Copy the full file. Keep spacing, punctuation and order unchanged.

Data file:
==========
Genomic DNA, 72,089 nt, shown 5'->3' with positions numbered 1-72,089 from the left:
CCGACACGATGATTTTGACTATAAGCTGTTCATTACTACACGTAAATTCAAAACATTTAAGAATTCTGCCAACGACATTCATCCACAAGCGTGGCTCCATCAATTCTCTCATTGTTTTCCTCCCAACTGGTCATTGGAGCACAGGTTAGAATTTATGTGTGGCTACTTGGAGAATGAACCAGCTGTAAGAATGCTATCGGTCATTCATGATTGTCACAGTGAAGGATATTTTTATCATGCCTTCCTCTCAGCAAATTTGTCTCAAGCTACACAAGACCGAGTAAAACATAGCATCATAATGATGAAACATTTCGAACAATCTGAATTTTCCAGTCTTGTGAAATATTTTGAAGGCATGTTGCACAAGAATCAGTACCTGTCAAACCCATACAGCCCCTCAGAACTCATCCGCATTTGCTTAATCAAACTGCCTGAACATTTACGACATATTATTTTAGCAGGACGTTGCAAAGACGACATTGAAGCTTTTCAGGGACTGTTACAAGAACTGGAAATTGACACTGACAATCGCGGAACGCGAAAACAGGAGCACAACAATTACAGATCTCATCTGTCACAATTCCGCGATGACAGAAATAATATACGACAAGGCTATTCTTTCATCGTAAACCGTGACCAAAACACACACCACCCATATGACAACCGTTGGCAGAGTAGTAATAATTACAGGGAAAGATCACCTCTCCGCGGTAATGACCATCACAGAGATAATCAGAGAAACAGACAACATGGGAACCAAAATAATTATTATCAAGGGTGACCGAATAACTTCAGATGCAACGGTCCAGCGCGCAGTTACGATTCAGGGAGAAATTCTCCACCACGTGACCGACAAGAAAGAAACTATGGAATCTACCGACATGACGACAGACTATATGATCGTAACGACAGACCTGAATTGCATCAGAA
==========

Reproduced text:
Genomic DNA, 72,089 nt, shown 5'->3' with positions numbered 1-72,089 from the left:
CCGACACGATGATTTTGACTATAAGCTGTTCATTACTACACGTAAATTCAAAACATTTAAGAATTCTGCCAACGACATTCATCCACAAGCGTGGCTCCATCAATTCTCTCATTGTTTTCCTCCCAACTGGTCATTGGAGCACAGGTTAGAATTTATGTGTGGCTACTTGGAGAATGAACCAGCTGTAAGAATGCTATCGGTCATTCATGATTGTCACAGTGAAGGATATTTTTATCATGCCTTCCTCTCAGCAAATTTGTCTCAAGCTACACAAGACCGAGTAAAACATAGCATCATAATGATGAAACATTTCGAACAATCTGAATTTTCCAGTCTTGTGAAATATTTTGAAGGCATGTTGCACAAGAATCAGTACCTGTCAAACCCATACAGCCCCTCAGAACTCATCCGCATTTGCTTAATCAAACTGCCTGAACATTTACGACATATTATTTTAGCAGGACGTTGCAAAGACGACATTGAAGCTTTTCAGGGACTGTTACAAGAACTGGAAATTGACACTGACAATCGCGGAACGCGAAAACAGGAGCACAACAATTACAGATCTCATCTGTCACAATTCCGCGATGACAGAAATAATATACGACAAGGCTATTCTTTCATCGTAAACCGTGACCAAAACACACACCACCCATATGACAACCGTTGGCAGAGTAGTAATAATTACAGGGAAAGATCACCTCTCCGCGGTAATGACCATCACAGAGATAATCAGAGAAACAGACAACATGGGAACCAAAATAATTATTATCAAGGGTGACCGAATAACTTCAGATGCAACGGTCCAGCGCGCAGTTACGATTCAGGGAGAAATTCTCCACCACGTGACCGACAAGAAAGAAACTATGGAATCTACCGACATGACGACAGACTATATGATCGTAACGACAGACCTGAATTGCATCAGAA